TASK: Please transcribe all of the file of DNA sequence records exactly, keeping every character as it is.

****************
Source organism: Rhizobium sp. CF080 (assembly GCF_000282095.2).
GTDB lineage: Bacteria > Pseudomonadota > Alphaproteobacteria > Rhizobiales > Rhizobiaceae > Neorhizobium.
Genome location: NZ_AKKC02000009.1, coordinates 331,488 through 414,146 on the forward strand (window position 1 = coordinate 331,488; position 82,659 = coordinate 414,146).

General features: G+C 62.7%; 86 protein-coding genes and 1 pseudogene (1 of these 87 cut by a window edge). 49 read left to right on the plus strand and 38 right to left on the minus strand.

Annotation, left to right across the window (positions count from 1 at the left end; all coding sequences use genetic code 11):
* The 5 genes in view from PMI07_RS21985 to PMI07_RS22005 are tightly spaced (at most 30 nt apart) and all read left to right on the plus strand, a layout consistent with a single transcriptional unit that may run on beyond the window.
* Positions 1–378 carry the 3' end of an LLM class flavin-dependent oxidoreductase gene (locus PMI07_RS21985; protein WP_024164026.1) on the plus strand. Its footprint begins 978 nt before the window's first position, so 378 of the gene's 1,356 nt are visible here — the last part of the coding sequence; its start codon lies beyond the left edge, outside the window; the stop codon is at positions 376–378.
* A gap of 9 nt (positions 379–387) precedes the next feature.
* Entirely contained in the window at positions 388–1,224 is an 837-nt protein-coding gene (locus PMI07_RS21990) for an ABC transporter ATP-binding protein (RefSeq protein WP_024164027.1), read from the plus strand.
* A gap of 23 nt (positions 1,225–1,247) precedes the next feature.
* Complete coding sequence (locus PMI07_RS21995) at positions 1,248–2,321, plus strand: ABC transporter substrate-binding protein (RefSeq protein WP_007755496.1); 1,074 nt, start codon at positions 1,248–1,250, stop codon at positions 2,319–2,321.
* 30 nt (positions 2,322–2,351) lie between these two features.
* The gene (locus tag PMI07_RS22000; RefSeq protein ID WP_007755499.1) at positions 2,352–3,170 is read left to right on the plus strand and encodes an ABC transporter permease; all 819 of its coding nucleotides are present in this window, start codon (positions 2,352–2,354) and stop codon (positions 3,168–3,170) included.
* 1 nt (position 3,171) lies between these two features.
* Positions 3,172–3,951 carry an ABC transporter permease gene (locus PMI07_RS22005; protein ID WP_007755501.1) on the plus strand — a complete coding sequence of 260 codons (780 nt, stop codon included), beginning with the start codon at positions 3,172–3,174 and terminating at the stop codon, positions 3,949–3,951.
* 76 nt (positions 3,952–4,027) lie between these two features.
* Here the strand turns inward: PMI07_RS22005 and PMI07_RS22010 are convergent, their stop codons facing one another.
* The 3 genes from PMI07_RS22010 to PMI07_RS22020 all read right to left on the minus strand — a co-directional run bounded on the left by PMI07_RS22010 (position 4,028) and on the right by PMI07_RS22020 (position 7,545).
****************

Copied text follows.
Source organism: Rhizobium sp. CF080 (assembly GCF_000282095.2).
GTDB lineage: Bacteria > Pseudomonadota > Alphaproteobacteria > Rhizobiales > Rhizobiaceae > Neorhizobium.
Genome location: NZ_AKKC02000009.1, coordinates 331,488 through 414,146 on the forward strand (window position 1 = coordinate 331,488; position 82,659 = coordinate 414,146).

General features: G+C 62.7%; 86 protein-coding genes and 1 pseudogene (1 of these 87 cut by a window edge). 49 read left to right on the plus strand and 38 right to left on the minus strand.

Annotation, left to right across the window (positions count from 1 at the left end; all coding sequences use genetic code 11):
* The 5 genes in view from PMI07_RS21985 to PMI07_RS22005 are tightly spaced (at most 30 nt apart) and all read left to right on the plus strand, a layout consistent with a single transcriptional unit that may run on beyond the window.
* Positions 1–378 carry the 3' end of an LLM class flavin-dependent oxidoreductase gene (locus PMI07_RS21985; protein WP_024164026.1) on the plus strand. Its footprint begins 978 nt before the window's first position, so 378 of the gene's 1,356 nt are visible here — the last part of the coding sequence; its start codon lies beyond the left edge, outside the window; the stop codon is at positions 376–378.
* A gap of 9 nt (positions 379–387) precedes the next feature.
* Entirely contained in the window at positions 388–1,224 is an 837-nt protein-coding gene (locus PMI07_RS21990) for an ABC transporter ATP-binding protein (RefSeq protein WP_024164027.1), read from the plus strand.
* A gap of 23 nt (positions 1,225–1,247) precedes the next feature.
* Complete coding sequence (locus PMI07_RS21995) at positions 1,248–2,321, plus strand: ABC transporter substrate-binding protein (RefSeq protein WP_007755496.1); 1,074 nt, start codon at positions 1,248–1,250, stop codon at positions 2,319–2,321.
* 30 nt (positions 2,322–2,351) lie between these two features.
* The gene (locus tag PMI07_RS22000; RefSeq protein ID WP_007755499.1) at positions 2,352–3,170 is read left to right on the plus strand and encodes an ABC transporter permease; all 819 of its coding nucleotides are present in this window, start codon (positions 2,352–2,354) and stop codon (positions 3,168–3,170) included.
* 1 nt (position 3,171) lies between these two features.
* Positions 3,172–3,951 carry an ABC transporter permease gene (locus PMI07_RS22005; protein ID WP_007755501.1) on the plus strand — a complete coding sequence of 260 codons (780 nt, stop codon included), beginning with the start codon at positions 3,172–3,174 and terminating at the stop codon, positions 3,949–3,951.
* 76 nt (positions 3,952–4,027) lie between these two features.
* Here the strand turns inward: PMI07_RS22005 and PMI07_RS22010 are convergent, their stop codons facing one another.
* The 3 genes from PMI07_RS22010 to PMI07_RS22020 all read right to left on the minus strand — a co-directional run bounded on the left by PMI07_RS22010 (position 4,028) and on the right by PMI07_RS22020 (position 7,545).